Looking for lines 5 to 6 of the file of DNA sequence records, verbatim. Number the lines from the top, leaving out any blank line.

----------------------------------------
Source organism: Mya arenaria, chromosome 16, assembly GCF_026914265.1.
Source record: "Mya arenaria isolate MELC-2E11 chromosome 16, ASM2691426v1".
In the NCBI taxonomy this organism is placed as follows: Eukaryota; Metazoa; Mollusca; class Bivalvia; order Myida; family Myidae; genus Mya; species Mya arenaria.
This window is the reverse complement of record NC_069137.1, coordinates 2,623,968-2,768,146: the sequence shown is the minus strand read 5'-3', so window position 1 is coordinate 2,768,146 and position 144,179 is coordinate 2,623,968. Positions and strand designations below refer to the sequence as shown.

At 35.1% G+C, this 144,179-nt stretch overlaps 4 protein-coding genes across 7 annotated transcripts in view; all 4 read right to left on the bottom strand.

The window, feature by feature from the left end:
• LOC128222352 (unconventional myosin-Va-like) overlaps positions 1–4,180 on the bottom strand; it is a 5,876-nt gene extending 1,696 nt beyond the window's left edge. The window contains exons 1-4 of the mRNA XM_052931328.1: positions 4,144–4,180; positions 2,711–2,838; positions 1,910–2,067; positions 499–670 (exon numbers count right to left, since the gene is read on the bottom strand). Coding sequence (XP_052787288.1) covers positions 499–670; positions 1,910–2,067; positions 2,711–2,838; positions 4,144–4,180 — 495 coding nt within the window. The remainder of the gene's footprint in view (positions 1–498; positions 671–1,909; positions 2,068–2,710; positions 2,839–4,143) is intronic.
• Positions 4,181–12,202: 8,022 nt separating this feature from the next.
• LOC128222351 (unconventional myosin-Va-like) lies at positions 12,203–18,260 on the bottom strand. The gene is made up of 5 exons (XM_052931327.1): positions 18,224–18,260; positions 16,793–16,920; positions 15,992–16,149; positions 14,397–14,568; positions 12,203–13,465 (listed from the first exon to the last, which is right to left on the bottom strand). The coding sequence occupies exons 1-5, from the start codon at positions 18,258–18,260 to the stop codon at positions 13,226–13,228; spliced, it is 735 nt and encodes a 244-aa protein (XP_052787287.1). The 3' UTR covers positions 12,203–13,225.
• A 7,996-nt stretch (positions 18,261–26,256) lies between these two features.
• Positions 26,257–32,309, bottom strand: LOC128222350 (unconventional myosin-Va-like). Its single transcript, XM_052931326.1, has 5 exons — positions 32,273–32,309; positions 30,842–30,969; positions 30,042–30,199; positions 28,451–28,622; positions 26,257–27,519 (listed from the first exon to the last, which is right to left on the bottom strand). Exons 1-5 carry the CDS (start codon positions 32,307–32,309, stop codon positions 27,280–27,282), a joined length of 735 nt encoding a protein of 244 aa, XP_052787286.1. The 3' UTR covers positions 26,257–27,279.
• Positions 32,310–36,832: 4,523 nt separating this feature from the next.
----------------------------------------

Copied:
At 35.1% G+C, this 144,179-nt stretch overlaps 4 protein-coding genes across 7 annotated transcripts in view; all 4 read right to left on the bottom strand.

The window, feature by feature from the left end: